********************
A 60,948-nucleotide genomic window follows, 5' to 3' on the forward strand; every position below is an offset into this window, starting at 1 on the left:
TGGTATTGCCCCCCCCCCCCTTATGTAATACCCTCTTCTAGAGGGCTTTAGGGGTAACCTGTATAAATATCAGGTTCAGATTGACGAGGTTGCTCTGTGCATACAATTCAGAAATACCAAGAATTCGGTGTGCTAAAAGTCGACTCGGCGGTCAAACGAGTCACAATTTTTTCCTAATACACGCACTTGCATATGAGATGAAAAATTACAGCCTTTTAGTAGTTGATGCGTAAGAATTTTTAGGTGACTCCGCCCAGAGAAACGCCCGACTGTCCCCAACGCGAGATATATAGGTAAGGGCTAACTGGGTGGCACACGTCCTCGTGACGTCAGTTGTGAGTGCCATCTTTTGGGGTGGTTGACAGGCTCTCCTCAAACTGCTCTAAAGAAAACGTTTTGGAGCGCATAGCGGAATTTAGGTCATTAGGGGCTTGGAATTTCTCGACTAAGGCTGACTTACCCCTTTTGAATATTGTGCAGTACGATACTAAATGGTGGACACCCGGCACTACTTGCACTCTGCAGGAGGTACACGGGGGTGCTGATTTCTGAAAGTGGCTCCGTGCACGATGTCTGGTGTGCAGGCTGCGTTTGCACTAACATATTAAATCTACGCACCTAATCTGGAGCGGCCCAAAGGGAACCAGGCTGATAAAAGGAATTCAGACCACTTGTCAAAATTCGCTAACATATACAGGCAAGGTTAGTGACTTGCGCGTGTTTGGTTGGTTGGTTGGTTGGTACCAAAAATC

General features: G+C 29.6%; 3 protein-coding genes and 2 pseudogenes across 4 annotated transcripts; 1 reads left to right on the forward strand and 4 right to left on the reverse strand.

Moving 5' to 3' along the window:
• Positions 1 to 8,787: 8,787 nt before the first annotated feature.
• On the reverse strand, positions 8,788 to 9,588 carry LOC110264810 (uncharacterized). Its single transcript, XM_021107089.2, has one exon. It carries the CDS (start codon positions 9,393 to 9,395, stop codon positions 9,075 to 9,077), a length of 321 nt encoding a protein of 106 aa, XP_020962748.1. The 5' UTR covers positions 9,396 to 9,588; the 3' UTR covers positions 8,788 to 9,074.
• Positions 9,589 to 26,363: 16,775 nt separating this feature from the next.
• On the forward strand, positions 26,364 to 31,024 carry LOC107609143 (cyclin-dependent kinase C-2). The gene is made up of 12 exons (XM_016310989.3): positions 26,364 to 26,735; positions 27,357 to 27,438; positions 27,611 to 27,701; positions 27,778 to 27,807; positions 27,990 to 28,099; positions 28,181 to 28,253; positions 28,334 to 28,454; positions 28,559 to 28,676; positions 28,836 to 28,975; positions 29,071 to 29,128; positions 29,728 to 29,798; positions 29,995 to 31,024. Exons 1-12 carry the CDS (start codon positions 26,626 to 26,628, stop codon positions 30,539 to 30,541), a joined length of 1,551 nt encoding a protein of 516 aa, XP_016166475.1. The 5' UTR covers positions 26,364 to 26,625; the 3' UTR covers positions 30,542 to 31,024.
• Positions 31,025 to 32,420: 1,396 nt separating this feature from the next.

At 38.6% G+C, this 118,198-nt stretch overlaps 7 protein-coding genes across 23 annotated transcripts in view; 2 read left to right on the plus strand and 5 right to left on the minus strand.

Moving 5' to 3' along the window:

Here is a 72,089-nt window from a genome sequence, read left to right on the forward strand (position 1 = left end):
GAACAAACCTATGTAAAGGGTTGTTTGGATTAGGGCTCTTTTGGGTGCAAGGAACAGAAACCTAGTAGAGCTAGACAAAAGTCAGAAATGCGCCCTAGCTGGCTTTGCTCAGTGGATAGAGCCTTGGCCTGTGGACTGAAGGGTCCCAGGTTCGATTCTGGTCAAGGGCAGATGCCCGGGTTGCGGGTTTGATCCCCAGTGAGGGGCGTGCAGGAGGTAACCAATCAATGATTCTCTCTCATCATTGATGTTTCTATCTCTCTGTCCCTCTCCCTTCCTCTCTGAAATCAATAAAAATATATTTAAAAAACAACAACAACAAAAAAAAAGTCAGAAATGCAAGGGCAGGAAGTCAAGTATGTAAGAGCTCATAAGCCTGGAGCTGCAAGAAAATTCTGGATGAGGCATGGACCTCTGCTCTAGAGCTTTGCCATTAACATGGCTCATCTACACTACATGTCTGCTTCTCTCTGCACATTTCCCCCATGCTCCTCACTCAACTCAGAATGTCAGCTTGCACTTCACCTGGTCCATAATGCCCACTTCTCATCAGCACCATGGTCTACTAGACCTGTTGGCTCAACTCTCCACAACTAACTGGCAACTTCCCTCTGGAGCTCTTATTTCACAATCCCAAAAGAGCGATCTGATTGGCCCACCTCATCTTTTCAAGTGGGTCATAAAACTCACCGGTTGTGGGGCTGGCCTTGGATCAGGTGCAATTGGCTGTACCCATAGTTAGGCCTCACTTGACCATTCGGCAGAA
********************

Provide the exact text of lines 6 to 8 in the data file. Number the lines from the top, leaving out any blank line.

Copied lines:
• On the reverse strand, positions 8,788 to 9,588 carry LOC110264810 (uncharacterized). Its single transcript, XM_021107089.2, has one exon. It carries the CDS (start codon positions 9,393 to 9,395, stop codon positions 9,075 to 9,077), a length of 321 nt encoding a protein of 106 aa, XP_020962748.1. The 5' UTR covers positions 9,396 to 9,588; the 3' UTR covers positions 8,788 to 9,074.
• Positions 9,589 to 26,363: 16,775 nt separating this feature from the next.
• On the forward strand, positions 26,364 to 31,024 carry LOC107609143 (cyclin-dependent kinase C-2). The gene is made up of 12 exons (XM_016310989.3): positions 26,364 to 26,735; positions 27,357 to 27,438; positions 27,611 to 27,701; positions 27,778 to 27,807; positions 27,990 to 28,099; positions 28,181 to 28,253; positions 28,334 to 28,454; positions 28,559 to 28,676; positions 28,836 to 28,975; positions 29,071 to 29,128; positions 29,728 to 29,798; positions 29,995 to 31,024. Exons 1-12 carry the CDS (start codon positions 26,626 to 26,628, stop codon positions 30,539 to 30,541), a joined length of 1,551 nt encoding a protein of 516 aa, XP_016166475.1. The 5' UTR covers positions 26,364 to 26,625; the 3' UTR covers positions 30,542 to 31,024.